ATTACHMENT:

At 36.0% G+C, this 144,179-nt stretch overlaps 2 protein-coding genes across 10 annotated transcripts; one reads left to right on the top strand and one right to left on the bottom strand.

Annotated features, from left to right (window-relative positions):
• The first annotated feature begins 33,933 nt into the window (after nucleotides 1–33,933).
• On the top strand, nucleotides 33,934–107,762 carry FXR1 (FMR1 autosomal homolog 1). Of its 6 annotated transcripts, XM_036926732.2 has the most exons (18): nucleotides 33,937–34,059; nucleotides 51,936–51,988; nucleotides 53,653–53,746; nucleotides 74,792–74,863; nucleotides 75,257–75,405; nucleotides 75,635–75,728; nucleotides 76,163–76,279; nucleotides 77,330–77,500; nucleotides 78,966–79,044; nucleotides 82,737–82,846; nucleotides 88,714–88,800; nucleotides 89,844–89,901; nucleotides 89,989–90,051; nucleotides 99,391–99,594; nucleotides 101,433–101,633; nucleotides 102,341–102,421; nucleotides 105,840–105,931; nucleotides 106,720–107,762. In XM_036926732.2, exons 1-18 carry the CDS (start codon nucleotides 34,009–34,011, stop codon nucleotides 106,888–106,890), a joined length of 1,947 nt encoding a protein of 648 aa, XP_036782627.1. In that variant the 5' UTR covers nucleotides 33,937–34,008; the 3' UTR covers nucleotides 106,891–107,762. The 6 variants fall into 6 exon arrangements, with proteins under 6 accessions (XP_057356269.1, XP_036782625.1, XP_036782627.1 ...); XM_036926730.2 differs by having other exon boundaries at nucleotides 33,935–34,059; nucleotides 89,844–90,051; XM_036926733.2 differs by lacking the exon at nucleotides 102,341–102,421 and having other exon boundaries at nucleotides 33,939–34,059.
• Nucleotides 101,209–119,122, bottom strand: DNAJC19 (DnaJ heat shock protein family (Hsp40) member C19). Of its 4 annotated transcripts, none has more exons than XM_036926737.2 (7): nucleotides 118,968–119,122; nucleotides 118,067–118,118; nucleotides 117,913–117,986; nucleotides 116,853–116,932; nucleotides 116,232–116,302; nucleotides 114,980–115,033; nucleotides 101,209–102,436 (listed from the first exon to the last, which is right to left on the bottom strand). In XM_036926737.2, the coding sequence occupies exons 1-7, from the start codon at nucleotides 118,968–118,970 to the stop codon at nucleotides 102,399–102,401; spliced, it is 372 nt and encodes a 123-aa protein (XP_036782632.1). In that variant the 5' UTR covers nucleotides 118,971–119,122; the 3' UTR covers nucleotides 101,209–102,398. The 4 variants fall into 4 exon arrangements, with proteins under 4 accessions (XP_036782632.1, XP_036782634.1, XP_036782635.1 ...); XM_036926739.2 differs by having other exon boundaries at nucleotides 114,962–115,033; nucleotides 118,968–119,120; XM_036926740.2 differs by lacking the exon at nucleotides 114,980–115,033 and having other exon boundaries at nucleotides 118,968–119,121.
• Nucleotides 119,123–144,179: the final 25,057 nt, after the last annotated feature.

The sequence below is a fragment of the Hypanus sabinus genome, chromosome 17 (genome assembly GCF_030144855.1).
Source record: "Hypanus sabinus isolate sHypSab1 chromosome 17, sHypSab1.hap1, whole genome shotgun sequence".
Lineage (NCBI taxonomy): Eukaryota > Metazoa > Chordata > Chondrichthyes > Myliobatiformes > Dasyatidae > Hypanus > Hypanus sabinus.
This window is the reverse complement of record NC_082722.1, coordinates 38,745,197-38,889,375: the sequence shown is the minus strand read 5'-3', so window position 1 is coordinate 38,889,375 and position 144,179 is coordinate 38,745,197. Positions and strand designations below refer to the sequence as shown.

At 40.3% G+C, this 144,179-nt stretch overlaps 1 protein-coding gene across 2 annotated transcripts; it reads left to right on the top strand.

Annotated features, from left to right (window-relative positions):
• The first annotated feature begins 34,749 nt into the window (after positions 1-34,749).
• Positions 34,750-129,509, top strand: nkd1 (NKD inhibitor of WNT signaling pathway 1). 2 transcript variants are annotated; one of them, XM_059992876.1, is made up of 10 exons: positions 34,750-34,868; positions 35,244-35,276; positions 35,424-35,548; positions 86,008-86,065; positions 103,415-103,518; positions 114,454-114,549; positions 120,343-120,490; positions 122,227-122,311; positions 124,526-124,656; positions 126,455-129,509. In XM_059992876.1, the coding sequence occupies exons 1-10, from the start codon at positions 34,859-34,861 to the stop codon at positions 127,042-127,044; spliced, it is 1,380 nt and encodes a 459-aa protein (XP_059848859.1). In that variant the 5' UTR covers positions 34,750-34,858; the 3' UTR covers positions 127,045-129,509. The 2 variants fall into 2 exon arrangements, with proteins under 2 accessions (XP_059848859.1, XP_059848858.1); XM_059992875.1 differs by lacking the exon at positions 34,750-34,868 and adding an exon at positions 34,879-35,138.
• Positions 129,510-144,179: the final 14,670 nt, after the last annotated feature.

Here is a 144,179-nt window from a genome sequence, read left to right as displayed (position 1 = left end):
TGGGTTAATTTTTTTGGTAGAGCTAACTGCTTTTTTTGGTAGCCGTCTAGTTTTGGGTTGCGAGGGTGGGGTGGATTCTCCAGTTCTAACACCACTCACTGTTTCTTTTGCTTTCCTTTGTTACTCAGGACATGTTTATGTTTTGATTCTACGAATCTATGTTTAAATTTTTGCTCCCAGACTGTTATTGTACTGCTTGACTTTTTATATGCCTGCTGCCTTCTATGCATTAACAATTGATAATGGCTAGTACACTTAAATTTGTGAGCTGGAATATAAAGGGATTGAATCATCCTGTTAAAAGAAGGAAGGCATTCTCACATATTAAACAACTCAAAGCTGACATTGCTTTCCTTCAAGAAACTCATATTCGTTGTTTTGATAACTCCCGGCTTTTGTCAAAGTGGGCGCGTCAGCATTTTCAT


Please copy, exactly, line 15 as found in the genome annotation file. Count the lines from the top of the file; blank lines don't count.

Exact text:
• Positions 129,510-144,179: the final 14,670 nt, after the last annotated feature.